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Why Wont Traditional Media Outlets Innovate?


By now, it's no longer news--in fact it's cliché to say it's cliché--that the old ways of doing business in traditional media no longer apply. It's accepted as fact that media companies that resist change are doomed to fail and that legacy models have been overturned by digital technology. Except here's the thing: Having realized the digital pennies they're pulling in won't replace the analog dollars they're losing, traditional media companies are clinging ever more desperately to what they know.

It's not something they are proud of or will easily admit, but old media execs in TV, print and at movie studios or music labels are responding to the economic downturn by quietly reversing course. Just when they should be taking advantage of a chaotic marketplace to justify aggressive restructuring aimed at opening ancillary revenue streams, many are going the other way. They are huddled in the corner, trying to preserve old business models and protect their paychecks.

On some back-to-basics level it makes sense. For most of these companies, revenue and profits can be more easily generated by driving incremental business from the core. Every additional page of newspaper advertising does far more to impact the bottom line at the New York Times Co. than the next digital deal, event and licensing program combined. Every broadcaster makes more on a 30-second spot than they do selling a banner on Hulu or a product integration. New sources of cash take more time and resources to tap while providing lesser returns. That explains why last year's multi-platform approach to the TV networks' upfronts was scrapped this spring. Instead, there were trumpeting pronouncements of network TV's unrivaled reach and continued vitality.

But this is short-term thinking, one that smacks of the "not-on-my-watch" mentality that plagued some mid-90s CEOs. They knew the Internet would change their business, but they just wanted to hang on until retirement and make change the next guy's problem. A network exec confided to me recently that he still spends much of his time assuring local station owners--as doomed a group as Pontiac dealers--of his commitment to the broadcast model.

What is different now from a decade ago is that the retreat to the familiar follows several years of noisy verbal (and tentative actual) steps towards change. Every media company exec worth his or her spot on a conference panel in recent years has talked of replacing their product-centric model with a brand-based one built around customer solutions, not content platforms. They said the right things: "I don't care if the audience reads it in the paper or on their mobile phone or watches it on video; I care that my brand is the one delivering it to them." A dollar was a dollar, regardless of its source, they said.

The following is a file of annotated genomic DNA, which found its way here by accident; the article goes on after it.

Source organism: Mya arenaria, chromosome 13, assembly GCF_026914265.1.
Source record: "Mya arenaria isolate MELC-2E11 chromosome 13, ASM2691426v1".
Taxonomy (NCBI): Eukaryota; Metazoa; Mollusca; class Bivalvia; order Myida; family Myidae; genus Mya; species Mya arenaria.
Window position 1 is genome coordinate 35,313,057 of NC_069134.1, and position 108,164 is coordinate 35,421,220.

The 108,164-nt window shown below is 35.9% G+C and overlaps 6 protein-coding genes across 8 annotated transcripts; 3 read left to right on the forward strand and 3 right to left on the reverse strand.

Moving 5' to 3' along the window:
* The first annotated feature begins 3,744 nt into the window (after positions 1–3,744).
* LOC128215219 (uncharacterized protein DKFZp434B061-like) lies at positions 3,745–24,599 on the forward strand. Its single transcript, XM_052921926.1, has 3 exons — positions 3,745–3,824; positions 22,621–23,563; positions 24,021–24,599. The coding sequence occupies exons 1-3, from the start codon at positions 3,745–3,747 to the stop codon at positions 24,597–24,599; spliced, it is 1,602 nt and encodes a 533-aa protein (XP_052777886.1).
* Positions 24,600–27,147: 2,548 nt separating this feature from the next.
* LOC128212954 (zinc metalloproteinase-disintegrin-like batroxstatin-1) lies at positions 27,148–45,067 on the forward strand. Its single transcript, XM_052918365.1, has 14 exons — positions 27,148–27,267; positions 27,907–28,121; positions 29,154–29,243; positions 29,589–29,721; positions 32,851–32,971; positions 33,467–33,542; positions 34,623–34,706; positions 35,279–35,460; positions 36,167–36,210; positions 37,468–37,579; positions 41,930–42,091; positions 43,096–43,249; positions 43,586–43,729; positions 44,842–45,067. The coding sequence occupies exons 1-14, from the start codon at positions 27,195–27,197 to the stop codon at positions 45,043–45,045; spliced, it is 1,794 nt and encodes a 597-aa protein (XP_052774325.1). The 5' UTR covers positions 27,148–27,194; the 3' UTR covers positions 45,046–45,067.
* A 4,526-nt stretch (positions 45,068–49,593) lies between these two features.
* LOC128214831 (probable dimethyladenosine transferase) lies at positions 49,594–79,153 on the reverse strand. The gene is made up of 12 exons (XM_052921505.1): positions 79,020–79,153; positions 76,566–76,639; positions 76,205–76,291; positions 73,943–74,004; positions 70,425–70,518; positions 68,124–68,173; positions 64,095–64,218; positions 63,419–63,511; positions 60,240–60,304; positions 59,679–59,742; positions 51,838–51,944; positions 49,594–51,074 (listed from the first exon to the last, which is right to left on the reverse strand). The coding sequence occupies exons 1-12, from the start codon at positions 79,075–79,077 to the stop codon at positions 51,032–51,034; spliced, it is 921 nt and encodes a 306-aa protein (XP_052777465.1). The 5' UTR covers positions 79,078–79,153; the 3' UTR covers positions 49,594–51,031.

They meant it. They wanted to believe. Of course at the time, they also thought they were going to eventually replace every lost buck from their core with a digital dollar or three. Online ad sales, after all, was their fastest-growing revenue stream, and the margins were tantalizingly high. But it wasn't sustainable. As digital volume grew (in some cases to a double-digit contributor to top line), growth rates naturally slowed. At the same time, marketers began to realize the limits of online display. And as media companies applied actual costs to their digital arms or made investments in bulking them up, those sexy profit margins turned wafer-thin.

Everybody out of the water.

In a world in which companies measure their success in quarters and CEOs count tenure by the month, none of this is surprising. It may even be the right way to manage in a downturn. But let's not fool ourselves: It only delays the inevitable and, in the long-term, pretty much ensures failure.

If I had the answer, this column would be coming to you from the deck of a sailboat in the Caribbean, or at least a corner-office suite. But I know this much: Unless old media brass truly believe their business model has long-term viability (and for some, such as publishers of glossy, lean-back lifestyle monthlies, it may) they need to regain an appetite for risk.

If display ads and destination Web sites aren't the answer, they should experiment with content integration, iPhone apps, mobile video and touch-screen readers. If they don't have the capabilities in-house, they must forge strategic alliances with those that do. They should enhance the effectiveness of industry trade associations by working with rivals to figure out new models rather than undercutting them for a point of share. And, finally, they should weigh the value of the short-term win against its long-term cost to the business.
Preserving what one has is a defensive, fear-based strategy. Chasing what's possible takes the kind of courage the troubled media business needs.

Scott Donaton, the former editor of Advertising Age and publisher of Entertainment Weekly, is a strategic advisor to brands in marketing, entertainment and media.

See Also:

Newspapers Can Be Saved

Ad Trends: Spin Doctors On Steroids

Touting Good Works, Marketers Make Stars Of Those They Help

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